During a preliminary inquiry, police discovered that the illegal immigrants had entered Greece by crossing the Evros River. The two immigrant traffickers now face the prospect of lengthy prison sentences for the incident under the law, which was recently modified.

    [03] Gov't reacts to opposition position on novel influenza issue

    The letter on the novel influenza issue addressed to the prime minister by main opposition PASOK leader George Papandreou will be answered in writing, government spokesman Evangelos Antonaros stated, adding that "it took him (Papandreou) roughly three months to become alarmed".

    Antonaros added that a short while ago PASOK maintained that the issue was in essence non existent and that it was used by the government to divert the attention of the public opinion away from other issues.

    He said that state services remain vigilant and ready since the onset and referred to the steps made by the government, pointing out that the PASOK leader and his associates appear to be unaware of them.

    Antonaros underlined that a total of three alternative plans are ready to be implemented against an anticipated outbreak of novel influenza.

    [04] PPC bid for Montenegro utility

    Public Power Corp. (PPC), Greece's state-run power utility, on Friday said a consortium with GoldenEnergy One Holdings Ltd - a member of Restis Group of companies - was the highest bidder in tender to buy up to 45 pct of shares in Electroprivreda Crne Gore AD Niksic (EPCG), a state electricity company in Montenegro.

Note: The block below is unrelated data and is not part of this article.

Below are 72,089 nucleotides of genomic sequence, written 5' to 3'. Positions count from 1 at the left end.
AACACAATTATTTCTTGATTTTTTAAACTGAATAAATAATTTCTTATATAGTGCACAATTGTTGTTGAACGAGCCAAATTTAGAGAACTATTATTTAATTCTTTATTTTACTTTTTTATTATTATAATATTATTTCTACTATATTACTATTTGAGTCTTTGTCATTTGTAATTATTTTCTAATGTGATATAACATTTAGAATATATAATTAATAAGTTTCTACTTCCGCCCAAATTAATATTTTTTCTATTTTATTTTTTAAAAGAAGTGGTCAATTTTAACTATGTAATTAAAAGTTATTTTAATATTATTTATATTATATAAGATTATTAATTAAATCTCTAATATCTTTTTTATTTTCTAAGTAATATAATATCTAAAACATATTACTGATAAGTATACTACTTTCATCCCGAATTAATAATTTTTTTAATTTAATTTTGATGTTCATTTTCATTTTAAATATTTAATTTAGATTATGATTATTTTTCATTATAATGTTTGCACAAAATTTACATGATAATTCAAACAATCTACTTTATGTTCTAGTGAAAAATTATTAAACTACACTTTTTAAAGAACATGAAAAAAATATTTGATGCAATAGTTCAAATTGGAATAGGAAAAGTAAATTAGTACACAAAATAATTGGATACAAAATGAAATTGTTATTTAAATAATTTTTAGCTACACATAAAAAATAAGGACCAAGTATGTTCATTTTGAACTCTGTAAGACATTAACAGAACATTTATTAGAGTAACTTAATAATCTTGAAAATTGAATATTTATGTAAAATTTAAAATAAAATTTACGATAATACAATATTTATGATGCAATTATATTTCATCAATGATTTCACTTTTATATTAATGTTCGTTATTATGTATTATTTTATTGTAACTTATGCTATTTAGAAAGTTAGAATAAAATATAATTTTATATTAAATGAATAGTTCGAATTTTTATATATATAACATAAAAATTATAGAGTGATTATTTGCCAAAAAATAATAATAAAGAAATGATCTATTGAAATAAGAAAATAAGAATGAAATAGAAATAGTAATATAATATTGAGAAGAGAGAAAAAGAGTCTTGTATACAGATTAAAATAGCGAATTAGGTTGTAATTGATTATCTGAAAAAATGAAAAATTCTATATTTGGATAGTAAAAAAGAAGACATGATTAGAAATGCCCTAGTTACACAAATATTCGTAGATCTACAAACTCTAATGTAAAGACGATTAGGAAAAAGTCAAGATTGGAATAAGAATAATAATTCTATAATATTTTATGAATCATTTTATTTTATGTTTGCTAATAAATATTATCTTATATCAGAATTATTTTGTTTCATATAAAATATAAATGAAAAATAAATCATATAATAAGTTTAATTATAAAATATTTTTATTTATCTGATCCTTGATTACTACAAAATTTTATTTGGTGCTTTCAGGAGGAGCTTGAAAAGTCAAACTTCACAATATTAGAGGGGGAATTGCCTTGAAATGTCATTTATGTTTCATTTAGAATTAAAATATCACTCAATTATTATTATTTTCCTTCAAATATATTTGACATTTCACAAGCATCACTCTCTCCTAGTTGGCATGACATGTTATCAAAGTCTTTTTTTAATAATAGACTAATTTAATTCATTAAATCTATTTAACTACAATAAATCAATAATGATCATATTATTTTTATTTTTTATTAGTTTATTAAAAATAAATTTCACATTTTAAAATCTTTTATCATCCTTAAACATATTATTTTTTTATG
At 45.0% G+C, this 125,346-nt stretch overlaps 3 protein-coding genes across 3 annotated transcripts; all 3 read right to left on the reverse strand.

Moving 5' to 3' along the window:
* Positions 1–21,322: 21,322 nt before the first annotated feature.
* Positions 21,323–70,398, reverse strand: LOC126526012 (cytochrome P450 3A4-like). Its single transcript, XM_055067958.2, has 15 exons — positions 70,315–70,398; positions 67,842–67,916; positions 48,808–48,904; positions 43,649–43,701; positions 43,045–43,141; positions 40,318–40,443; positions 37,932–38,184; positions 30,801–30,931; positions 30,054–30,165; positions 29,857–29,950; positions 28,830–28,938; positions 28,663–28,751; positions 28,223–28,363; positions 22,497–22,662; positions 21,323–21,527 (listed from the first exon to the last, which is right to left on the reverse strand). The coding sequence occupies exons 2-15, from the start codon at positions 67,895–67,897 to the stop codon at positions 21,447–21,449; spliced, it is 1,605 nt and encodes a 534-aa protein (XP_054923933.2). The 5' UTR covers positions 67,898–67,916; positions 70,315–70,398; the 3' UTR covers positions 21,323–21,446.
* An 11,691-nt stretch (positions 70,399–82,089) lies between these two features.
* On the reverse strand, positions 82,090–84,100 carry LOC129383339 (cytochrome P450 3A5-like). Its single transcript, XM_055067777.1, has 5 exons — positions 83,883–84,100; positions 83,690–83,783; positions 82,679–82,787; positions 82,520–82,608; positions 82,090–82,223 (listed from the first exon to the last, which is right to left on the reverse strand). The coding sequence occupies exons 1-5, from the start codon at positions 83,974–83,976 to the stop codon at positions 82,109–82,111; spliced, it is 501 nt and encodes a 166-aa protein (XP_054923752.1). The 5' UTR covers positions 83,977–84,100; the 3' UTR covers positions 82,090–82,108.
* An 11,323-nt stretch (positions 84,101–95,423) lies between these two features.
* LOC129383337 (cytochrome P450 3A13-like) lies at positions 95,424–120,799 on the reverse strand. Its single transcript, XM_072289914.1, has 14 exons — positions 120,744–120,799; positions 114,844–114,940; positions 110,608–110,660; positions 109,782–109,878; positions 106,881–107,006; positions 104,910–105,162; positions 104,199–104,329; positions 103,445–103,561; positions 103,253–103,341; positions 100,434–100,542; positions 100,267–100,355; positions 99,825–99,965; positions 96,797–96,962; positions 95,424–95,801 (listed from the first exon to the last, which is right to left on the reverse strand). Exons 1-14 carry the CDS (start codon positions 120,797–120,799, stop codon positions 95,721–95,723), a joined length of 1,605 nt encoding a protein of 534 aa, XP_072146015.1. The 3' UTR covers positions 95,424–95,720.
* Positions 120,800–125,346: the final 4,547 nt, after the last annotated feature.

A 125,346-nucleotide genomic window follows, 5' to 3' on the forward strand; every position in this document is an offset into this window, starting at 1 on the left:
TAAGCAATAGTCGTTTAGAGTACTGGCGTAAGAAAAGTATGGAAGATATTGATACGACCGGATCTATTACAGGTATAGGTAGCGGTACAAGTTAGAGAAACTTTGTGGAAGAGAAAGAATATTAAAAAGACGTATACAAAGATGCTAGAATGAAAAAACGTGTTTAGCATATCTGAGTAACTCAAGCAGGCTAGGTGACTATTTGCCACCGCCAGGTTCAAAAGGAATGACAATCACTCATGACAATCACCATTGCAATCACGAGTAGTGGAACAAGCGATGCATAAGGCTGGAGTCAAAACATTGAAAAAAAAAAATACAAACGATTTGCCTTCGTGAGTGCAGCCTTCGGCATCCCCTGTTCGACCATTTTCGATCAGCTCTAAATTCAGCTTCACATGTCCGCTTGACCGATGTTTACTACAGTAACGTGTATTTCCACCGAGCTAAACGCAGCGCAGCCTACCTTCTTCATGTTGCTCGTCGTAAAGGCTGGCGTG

According to a report by the German press agency, the PPC-GoldenEnergy One Holdings Ltd consortium, has offered 11.10 euros per share to buy a 18.3-pct equity stake in EPCG, up from an offer of 8.4 euros per share by Italian company A2A. The two companies are the only bidders for EPCG after the withdrawal of NORD-Troendelag Elektrisitsverk of Norway and Russian Inter Rao from the tender.

    Morgan Stanley, PriceWaterhouseCoopers, Law Firm Sardelas, Saxonis, Liarikos & Associates and Law Office Velimirovic acted as consultants to the bid.

    [05] Stocks end 1.57% higher

    Greek stocks continued moving higher at the Athens Stock Exchange on Friday, pushing the composite index of the market above the 2,300 level. The index rose 1.57 pct to end at 2,331.32 points, with turnover an improved 180.7 million euros, of which 9.4 million euros were block trades.

    Most sectors moved higher, with the Health (5.92 pct), Media (3.84 pct) and Constructions (3.43 pct) scoring the biggest percentage gains of the day, while Telecoms (1.13 pct), Utilities (0.43 pct) and Food/beverage (0.19 pct) suffered losses.

    The FTSE 20 index rose 1.79 pct, the FTSE 40 index ended 1.82 pct higher and the FTSE 80 index jumped 2.09 pct. Broadly, advancers led decliners by 164 to 58 with another 45 issues unchanged.

    Athens News Agency: News in English Directory - Previous Article - Next Article
    Back to Top
    Copyright © 1995-2016 HR-Net (Hellenic Resources Network). An HRI Project.
    All Rights Reserved.

    HTML by the HR-Net Group / Hellenic Resources Institute, Inc.
    ana2html v2.01 run on Friday, 24 July 2009 - 16:30:30 UTC